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September 25, 2013 at 5:11 PM
Coalition of small businesses urge Microsoft to end its offshore tax dodging
Hundreds of small business owners are urging Microsoft to end its practice of avoiding certain U.S. taxes by keeping much of its cash hoard overseas.
About a half-dozen members of Main Street Alliance, a network of state-based small-business coalitions, went to Microsoft headquarters in Redmond today to deliver an open letter signed by more than 200 local small business owners.
The letter urged Microsoft to “reverse course and join us in calling for an end [to] offshore tax dodging in order to make economy-boosting investments in the U.S.”
Letter writers pointed to a Bloomberg News report that found Microsoft tops the list of corporations with the largest amounts of foreign profits untaxed by the U.S. government: $76.4 billion in 2012 in Microsoft’s case. Following Microsoft were IBM with $44.4 billion, Cisco with $41.3 billion and Apple with $40.4 billion.
Through “complex tax avoidance schemes,” the letter says, Microsoft has lowered its tax bill to well under the top official corporate tax rate of 35 percent. (Most corporations end up paying a lower effective rate.)
By keeping its foreign earnings overseas, companies pay taxes to the host country (which typically has tax rates lower than the U.S.’s). If the companies ever repatriate those earnings, the profits are taxed by the U.S. government.
Microsoft, along with Hewlett-Packard, became prime examples of aggressive corporate tax-skirting during a U.S. Senate hearing on the issue in 2012.
The letter from the local Main Street Alliance members goes on to say:
Small businesses … don’t have the resources to hire armies of tax lawyers to dream up creative accounting schemes to avoid our tax responsibility. Frankly, we’re proud to contribute our fair share. We know that in order to build strong local economies, we need to invest in an educated workforce, reliable roads and bridges, and a healthy middle class customer base.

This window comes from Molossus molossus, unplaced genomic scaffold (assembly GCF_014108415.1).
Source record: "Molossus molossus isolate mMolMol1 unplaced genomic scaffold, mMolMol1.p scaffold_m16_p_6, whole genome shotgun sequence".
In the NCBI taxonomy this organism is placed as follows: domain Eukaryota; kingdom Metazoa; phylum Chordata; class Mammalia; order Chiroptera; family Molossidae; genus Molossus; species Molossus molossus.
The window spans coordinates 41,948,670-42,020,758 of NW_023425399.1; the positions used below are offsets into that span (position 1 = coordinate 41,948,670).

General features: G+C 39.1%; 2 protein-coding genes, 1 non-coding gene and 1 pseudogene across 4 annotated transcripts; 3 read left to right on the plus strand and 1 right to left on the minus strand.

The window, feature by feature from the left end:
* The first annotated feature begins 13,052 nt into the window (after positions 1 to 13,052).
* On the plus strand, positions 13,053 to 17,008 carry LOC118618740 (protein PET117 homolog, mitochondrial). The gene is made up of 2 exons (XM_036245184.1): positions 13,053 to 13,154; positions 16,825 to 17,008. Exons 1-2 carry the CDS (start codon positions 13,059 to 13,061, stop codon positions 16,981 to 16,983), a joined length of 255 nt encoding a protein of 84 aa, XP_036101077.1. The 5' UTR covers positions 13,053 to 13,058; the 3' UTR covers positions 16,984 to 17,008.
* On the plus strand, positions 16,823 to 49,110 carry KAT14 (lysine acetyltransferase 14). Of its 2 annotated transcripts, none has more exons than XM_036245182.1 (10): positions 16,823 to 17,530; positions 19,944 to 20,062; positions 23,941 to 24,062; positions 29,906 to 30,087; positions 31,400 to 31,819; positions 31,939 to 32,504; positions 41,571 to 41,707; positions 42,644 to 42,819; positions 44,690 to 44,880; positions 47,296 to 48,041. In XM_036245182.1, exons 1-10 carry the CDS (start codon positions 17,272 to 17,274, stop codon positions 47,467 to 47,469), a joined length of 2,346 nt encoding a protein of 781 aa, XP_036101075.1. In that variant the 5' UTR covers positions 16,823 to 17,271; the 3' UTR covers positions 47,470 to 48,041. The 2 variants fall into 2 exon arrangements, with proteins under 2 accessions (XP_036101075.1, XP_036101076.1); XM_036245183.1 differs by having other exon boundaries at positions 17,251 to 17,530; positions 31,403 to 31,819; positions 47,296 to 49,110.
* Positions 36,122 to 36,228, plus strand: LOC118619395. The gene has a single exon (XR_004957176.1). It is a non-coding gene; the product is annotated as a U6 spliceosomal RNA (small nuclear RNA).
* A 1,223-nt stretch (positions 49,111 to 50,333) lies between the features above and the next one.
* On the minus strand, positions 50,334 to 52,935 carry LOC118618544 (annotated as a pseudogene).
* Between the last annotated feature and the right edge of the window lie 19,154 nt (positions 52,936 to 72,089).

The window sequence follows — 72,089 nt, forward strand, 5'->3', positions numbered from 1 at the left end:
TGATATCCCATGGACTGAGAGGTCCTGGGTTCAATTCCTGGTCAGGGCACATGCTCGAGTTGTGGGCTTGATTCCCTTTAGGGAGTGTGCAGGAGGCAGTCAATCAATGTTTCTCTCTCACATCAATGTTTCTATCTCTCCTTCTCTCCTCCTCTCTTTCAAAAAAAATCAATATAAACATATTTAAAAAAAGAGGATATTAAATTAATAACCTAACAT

While we’re proud of Microsoft’s homegrown success story, we’re deeply disappointed that instead of standing with American small businesses in making these investments, Microsoft has joined in coalitions with other big corporate interests lobbying for a permanent tax amnesty on offshore profits.
Main Street Alliance, headquartered in Seattle, has 2,500 members in Washington state, including owners of businesses such as Cupcake Royale and Tutta Bella Neapolitan Pizzeria. It has some 15,000 members across its affiliates in 12 states.
The Washington state affiliate of Main Street Alliance also pointed to a survey it conducted of its members, in which 92 percent of the more than 200 small business owners who responded said they believed large corporations are not paying their fair share of taxes, and that 67 percent support closing offshore tax loopholes.
“As a small business owner, I have to pay my 35 percent tax,” said Brian Wells, owner of Tougo Coffee in Seattle. Wells was one of those who signed the letter and helped deliver it to Microsoft. “That helps build roads, infrastructure, fund education — all the things that we need.
“It concerns me because it seems Microsoft is one of many large corporations amassing a huge amount of profits and instead of having it in banks in the U.S.., where it helps keep the economy flourish, they move these profits offshore, where they don’t have any tax burden,” Wells said.
Microsoft issued a statement, saying:
Microsoft complies with tax laws in every jurisdiction in which we operate. Last year, Microsoft paid $3.9 billion in income taxes worldwide and our effective tax rate was 19 percent. We are proud of our company’s positive economic impact. According to a recent study, Microsoft has been Washington state’s single largest contributor to economic growth since 1990, accounting for more than 31 percent of the total gain in state employment. …
Like many other technology companies, Microsoft endorses reforms to simplify the U.S. tax code and make it more globally competitive. We believe the U.S. should reform its tax rules to support the ability of worldwide American businesses to compete in global markets and invest more in the United States.
The company also pointed to its various charitable donations, including some $98 million for education and workforce training causes in the state since fiscal year 1995.